Nearly 10,000 birds have died or become sick across Scotland this summer due to avian flu, it has been revealed.
Guillemots, kittiwakes and terns were among 9,610 dead and sick wild birds found on sites across Scotland between April 3 and October 1, NatureScot confirmed.
A sudden increase in deaths began in June and reached a peak in mid-July when around 2,300 birds were reported to the agency over a two-week period.
The latest figures come after the Scottish Government launched an avian flu response plan in August amid the ongoing outbreak.
Despite the devastating losses, experts say there are signs some birds are building immunity to the virus.
Eileen Stuart, NatureScot’s deputy director of nature and climate change, said: “With very few great skua and gannet deaths this summer, we are hopeful that some wild birds are building immunity to HPAI.
“But other species, such as kittiwakes and terns that were impacted last year, have still been greatly affected this year. The research we and our partners in the task force are doing will help us better understand why this might be the case.
“Our collective focus now must be on ensuring we have positive measures in place to support the recovery of species impacted by the outbreak – species which are already facing many pressures on their survival.”
The highest number of reported mortalities were among guillemots, a seabird of the auk family – with 3,519 deaths were reported over the summer.
It was also reported that at Aberdeenshire’s Forvie National Nature Reserve alone more than 40% of this year’s tern chicks died.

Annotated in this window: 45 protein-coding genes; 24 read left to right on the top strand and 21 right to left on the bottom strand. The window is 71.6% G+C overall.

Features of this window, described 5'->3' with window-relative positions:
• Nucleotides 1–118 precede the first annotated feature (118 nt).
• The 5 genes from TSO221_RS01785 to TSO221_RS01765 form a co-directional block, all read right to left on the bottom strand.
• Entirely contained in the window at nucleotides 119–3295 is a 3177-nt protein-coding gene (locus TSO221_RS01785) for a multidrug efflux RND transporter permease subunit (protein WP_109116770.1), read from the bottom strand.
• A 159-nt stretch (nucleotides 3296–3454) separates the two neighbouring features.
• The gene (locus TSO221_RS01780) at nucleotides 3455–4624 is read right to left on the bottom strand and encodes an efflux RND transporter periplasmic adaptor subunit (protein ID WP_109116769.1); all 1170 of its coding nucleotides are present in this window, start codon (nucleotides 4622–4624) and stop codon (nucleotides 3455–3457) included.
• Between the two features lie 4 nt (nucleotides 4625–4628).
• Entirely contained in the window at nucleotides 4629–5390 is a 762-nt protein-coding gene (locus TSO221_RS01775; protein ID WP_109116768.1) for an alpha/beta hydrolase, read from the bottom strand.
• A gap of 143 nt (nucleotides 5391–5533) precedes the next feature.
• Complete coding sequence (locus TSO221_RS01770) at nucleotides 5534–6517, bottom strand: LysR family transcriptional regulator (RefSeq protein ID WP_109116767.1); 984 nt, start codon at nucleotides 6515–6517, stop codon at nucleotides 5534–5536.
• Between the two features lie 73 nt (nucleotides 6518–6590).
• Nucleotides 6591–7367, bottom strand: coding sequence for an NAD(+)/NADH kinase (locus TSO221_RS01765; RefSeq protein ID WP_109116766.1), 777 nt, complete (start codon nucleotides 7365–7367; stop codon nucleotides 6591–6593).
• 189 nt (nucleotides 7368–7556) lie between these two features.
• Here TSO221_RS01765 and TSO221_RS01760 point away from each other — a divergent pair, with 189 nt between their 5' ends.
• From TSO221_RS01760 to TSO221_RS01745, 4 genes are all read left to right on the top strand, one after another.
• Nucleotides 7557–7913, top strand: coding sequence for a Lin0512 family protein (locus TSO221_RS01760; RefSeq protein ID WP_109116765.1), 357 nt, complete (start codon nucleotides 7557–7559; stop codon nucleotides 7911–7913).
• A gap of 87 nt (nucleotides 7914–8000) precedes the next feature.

When combined with the number of adult deaths reported, the losses are “extremely concerning” for the recovery of the birds.
NatureScot confirmed that it was trying to understand why some species have been hit harder than others, revealing that populations are likely to take years to recover – with an estimated 20,000 seabirds perishing from avian flu last summer.
Claire Smith, RSPB senior policy officer, added: “Bird flu is an additional threat to Scotland’s breeding seabirds on top of many other pressures and it was devastating to see thousands of dead birds again this year.
“Over 700 kittiwakes died at RSPB Fowlsheugh and surveys showed that gannet numbers at Troup Head were down by 35% after being impacted by the virus in 2022.
“We will have a fuller picture of population impacts across Scotland later this year. This needs to be a wake-up call to step up the speed and scale of practical conservation actions to help our globally important seabird populations recover.”
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